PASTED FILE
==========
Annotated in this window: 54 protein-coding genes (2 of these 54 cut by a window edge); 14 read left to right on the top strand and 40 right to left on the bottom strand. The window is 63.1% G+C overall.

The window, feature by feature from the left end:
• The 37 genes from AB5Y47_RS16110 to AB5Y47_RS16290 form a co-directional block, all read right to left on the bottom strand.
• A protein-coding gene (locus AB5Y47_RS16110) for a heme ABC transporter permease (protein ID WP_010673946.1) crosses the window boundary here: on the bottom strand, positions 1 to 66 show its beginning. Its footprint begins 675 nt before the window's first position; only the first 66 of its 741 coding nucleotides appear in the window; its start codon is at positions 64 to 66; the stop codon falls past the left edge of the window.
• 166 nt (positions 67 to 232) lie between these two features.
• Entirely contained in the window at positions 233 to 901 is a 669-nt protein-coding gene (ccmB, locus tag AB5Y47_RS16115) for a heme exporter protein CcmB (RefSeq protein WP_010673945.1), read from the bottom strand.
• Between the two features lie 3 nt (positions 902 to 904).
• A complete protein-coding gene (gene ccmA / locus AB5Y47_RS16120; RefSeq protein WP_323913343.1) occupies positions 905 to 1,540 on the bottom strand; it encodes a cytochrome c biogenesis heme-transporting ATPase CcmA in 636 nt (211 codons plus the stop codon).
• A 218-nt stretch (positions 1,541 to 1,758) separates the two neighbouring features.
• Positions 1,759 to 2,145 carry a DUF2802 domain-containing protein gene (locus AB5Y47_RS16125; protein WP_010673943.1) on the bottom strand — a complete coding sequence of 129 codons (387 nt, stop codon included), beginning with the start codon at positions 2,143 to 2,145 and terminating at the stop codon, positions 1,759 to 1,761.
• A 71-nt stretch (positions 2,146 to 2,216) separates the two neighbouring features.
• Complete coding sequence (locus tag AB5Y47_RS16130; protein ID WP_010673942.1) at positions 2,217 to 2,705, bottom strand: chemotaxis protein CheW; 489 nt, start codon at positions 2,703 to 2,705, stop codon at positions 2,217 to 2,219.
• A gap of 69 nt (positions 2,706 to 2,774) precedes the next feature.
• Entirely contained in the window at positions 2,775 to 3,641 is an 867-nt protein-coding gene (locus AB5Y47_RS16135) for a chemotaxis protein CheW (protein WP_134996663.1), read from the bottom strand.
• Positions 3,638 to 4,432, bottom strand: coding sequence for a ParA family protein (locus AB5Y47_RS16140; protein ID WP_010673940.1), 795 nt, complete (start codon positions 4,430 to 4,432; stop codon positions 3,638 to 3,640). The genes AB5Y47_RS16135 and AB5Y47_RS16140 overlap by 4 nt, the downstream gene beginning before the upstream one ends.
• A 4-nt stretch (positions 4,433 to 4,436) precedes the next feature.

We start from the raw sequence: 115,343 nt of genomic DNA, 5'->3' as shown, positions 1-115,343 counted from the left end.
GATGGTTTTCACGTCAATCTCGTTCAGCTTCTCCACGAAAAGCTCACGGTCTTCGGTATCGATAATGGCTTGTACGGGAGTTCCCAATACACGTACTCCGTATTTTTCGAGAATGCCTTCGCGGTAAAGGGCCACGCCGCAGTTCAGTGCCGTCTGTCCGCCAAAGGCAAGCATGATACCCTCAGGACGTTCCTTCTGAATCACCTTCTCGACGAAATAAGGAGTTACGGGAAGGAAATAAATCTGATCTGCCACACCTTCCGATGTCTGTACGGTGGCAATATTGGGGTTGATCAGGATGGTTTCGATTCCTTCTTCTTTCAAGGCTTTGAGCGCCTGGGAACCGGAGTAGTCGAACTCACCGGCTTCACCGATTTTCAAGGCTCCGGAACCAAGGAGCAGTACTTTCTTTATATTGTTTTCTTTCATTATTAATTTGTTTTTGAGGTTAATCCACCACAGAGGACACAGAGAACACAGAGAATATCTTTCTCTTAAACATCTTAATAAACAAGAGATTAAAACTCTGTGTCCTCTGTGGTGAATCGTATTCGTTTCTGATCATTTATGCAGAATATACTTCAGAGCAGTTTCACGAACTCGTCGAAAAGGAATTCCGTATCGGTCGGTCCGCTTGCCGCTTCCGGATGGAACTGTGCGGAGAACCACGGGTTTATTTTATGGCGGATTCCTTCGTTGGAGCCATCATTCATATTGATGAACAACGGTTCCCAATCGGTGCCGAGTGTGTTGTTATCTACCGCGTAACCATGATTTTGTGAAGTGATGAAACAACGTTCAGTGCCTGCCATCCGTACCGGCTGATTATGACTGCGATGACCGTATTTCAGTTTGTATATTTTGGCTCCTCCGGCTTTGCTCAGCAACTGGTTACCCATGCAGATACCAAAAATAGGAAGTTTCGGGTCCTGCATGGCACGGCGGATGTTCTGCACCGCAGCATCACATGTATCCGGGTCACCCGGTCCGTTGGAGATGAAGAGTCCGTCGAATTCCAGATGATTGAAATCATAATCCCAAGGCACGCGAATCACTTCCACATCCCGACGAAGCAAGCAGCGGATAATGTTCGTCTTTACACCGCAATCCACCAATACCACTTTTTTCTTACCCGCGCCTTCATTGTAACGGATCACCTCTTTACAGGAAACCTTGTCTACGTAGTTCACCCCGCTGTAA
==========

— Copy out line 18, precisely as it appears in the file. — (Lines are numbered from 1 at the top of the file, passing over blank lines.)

GATGGTTTTCACGTCAATCTCGTTCAGCTTCTCCACGAAAAGCTCACGGTCTTCGGTATCGATAATGGCTTGTACGGGAGTTCCCAATACACGTACTCCGTATTTTTCGAGAATGCCTTCGCGGTAAAGGGCCACGCCGCAGTTCAGTGCCGTCTGTCCGCCAAAGGCAAGCATGATACCCTCAGGACGTTCCTTCTGAATCACCTTCTCGACGAAATAAGGAGTTACGGGAAGGAAATAAATCTGATCTGCCACACCTTCCGATGTCTGTACGGTGGCAATATTGGGGTTGATCAGGATGGTTTCGATTCCTTCTTCTTTCAAGGCTTTGAGCGCCTGGGAACCGGAGTAGTCGAACTCACCGGCTTCACCGATTTTCAAGGCTCCGGAACCAAGGAGCAGTACTTTCTTTATATTGTTTTCTTTCATTATTAATTTGTTTTTGAGGTTAATCCACCACAGAGGACACAGAGAACACAGAGAATATCTTTCTCTTAAACATCTTAATAAACAAGAGATTAAAACTCTGTGTCCTCTGTGGTGAATCGTATTCGTTTCTGATCATTTATGCAGAATATACTTCAGAGCAGTTTCACGAACTCGTCGAAAAGGAATTCCGTATCGGTCGGTCCGCTTGCCGCTTCCGGATGGAACTGTGCGGAGAACCACGGGTTTATTTTATGGCGGATTCCTTCGTTGGAGCCATCATTCATATTGATGAACAACGGTTCCCAATCGGTGCCGAGTGTGTTGTTATCTACCGCGTAACCATGATTTTGTGAAGTGATGAAACAACGTTCAGTGCCTGCCATCCGTACCGGCTGATTATGACTGCGATGACCGTATTTCAGTTTGTATATTTTGGCTCCTCCGGCTTTGCTCAGCAACTGGTTACCCATGCAGATACCAAAAATAGGAAGTTTCGGGTCCTGCATGGCACGGCGGATGTTCTGCACCGCAGCATCACATGTATCCGGGTCACCCGGTCCGTTGGAGATGAAGAGTCCGTCGAATTCCAGATGATTGAAATCATAATCCCAAGGCACGCGAATCACTTCCACATCCCGACGAAGCAAGCAGCGGATAATGTTCGTCTTTACACCGCAATCCACCAATACCACTTTTTTCTTACCCGCGCCTTCATTGTAACGGATCACCTCTTTACAGGAAACCTTGTCTACGTAGTTCACCCCGCTGTAA